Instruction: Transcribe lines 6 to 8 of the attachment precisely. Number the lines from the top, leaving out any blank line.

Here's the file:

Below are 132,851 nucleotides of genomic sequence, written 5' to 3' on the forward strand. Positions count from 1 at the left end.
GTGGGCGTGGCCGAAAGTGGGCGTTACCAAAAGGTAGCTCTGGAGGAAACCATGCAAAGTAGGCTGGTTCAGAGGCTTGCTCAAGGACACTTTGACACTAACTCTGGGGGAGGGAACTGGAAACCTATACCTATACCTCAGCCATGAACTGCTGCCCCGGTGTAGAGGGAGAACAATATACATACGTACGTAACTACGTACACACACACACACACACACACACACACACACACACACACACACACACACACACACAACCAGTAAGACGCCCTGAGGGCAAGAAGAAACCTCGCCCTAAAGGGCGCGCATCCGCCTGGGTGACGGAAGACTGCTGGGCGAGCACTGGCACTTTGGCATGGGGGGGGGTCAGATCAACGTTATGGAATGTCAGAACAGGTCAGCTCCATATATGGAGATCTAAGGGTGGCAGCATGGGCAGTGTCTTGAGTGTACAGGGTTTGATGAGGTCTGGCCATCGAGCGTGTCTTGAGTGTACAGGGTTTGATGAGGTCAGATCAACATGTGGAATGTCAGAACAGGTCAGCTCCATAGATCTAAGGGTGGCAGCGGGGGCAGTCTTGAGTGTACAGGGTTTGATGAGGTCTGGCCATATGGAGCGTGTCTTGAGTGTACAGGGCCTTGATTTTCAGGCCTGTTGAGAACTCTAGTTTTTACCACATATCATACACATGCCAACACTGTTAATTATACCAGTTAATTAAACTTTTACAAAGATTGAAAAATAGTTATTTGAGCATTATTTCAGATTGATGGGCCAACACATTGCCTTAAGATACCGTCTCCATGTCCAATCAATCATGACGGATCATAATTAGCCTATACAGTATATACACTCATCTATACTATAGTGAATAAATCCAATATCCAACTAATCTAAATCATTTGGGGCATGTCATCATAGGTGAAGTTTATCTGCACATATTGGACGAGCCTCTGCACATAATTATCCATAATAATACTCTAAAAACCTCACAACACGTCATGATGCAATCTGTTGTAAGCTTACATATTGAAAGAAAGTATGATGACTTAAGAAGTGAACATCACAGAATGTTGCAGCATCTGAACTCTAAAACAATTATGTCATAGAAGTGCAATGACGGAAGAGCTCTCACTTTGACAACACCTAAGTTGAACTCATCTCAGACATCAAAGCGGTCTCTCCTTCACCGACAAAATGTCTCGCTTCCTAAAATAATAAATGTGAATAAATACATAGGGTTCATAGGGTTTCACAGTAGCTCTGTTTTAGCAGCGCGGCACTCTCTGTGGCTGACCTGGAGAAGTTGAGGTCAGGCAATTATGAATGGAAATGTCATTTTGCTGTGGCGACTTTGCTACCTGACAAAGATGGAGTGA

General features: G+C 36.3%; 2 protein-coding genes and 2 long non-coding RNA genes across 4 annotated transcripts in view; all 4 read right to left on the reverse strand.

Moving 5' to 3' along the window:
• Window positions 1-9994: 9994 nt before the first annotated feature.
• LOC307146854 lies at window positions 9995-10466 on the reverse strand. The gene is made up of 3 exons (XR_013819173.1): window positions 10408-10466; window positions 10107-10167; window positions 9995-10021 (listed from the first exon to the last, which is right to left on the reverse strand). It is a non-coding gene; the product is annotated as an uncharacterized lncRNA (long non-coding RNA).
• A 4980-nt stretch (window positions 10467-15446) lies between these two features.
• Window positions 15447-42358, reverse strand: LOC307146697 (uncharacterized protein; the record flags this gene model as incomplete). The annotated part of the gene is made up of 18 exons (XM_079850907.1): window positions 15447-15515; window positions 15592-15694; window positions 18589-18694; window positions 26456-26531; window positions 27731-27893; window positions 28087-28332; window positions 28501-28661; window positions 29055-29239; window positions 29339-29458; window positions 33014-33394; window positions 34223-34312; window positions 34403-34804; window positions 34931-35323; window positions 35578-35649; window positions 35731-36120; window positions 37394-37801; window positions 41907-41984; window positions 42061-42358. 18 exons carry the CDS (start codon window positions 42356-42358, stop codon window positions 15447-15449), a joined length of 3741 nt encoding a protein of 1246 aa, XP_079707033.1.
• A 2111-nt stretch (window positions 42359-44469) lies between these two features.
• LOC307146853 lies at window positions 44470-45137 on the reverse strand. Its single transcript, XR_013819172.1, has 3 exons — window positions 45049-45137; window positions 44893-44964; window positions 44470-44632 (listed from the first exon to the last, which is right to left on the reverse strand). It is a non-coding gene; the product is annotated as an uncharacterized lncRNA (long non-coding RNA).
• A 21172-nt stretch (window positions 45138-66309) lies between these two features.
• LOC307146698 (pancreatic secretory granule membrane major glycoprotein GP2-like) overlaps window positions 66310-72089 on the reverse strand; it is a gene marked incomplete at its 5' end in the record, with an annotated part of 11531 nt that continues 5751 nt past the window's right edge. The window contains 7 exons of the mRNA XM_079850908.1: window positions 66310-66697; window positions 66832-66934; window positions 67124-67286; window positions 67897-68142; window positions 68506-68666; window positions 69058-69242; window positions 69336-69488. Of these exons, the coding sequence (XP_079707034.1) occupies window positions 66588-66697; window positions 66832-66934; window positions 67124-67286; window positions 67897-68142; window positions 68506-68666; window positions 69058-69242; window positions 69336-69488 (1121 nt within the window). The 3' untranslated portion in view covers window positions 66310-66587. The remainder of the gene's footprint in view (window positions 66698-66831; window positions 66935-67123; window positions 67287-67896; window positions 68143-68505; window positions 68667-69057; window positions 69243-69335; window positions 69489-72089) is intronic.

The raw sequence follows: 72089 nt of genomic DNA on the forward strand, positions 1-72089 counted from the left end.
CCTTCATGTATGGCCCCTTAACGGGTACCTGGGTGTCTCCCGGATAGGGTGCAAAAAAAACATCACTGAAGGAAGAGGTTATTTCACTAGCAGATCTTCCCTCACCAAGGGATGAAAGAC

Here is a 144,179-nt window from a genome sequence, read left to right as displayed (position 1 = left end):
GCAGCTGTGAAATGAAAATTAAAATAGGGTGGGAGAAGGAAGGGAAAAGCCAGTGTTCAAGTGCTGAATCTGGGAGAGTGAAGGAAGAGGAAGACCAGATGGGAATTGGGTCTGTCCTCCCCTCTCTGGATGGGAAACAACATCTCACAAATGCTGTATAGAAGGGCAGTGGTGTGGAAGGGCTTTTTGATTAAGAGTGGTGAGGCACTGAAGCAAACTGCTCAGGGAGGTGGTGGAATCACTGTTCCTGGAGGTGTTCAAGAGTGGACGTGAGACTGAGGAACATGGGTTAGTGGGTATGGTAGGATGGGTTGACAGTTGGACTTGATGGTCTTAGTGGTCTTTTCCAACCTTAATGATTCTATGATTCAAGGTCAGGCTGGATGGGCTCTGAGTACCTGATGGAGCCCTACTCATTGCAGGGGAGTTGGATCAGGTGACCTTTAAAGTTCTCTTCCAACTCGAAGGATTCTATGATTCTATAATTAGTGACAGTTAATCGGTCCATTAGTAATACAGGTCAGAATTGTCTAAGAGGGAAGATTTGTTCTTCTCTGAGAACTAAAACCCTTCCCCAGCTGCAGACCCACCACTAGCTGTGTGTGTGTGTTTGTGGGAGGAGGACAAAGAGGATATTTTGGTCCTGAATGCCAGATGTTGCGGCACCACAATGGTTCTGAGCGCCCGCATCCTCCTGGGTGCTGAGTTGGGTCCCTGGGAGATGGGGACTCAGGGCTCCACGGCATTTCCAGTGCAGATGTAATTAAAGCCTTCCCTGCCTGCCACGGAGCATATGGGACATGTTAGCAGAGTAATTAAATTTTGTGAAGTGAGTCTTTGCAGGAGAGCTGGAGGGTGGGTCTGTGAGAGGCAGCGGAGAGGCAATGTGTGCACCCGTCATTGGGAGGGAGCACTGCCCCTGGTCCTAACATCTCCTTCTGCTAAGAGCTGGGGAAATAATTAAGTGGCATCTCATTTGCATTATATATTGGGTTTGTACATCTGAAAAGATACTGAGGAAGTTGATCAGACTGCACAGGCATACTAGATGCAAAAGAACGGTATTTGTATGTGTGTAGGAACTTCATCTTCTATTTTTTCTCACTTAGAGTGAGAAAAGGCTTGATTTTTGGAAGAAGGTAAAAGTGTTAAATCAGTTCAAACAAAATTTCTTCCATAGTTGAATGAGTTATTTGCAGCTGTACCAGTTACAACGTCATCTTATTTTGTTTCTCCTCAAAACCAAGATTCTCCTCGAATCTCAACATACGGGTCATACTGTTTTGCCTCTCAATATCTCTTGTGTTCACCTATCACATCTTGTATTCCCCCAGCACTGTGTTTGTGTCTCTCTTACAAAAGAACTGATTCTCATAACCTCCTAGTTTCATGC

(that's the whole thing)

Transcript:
• LOC307146854 lies at window positions 9995-10466 on the reverse strand. The gene is made up of 3 exons (XR_013819173.1): window positions 10408-10466; window positions 10107-10167; window positions 9995-10021 (listed from the first exon to the last, which is right to left on the reverse strand). It is a non-coding gene; the product is annotated as an uncharacterized lncRNA (long non-coding RNA).
• A 4980-nt stretch (window positions 10467-15446) lies between these two features.
• Window positions 15447-42358, reverse strand: LOC307146697 (uncharacterized protein; the record flags this gene model as incomplete). The annotated part of the gene is made up of 18 exons (XM_079850907.1): window positions 15447-15515; window positions 15592-15694; window positions 18589-18694; window positions 26456-26531; window positions 27731-27893; window positions 28087-28332; window positions 28501-28661; window positions 29055-29239; window positions 29339-29458; window positions 33014-33394; window positions 34223-34312; window positions 34403-34804; window positions 34931-35323; window positions 35578-35649; window positions 35731-36120; window positions 37394-37801; window positions 41907-41984; window positions 42061-42358. 18 exons carry the CDS (start codon window positions 42356-42358, stop codon window positions 15447-15449), a joined length of 3741 nt encoding a protein of 1246 aa, XP_079707033.1.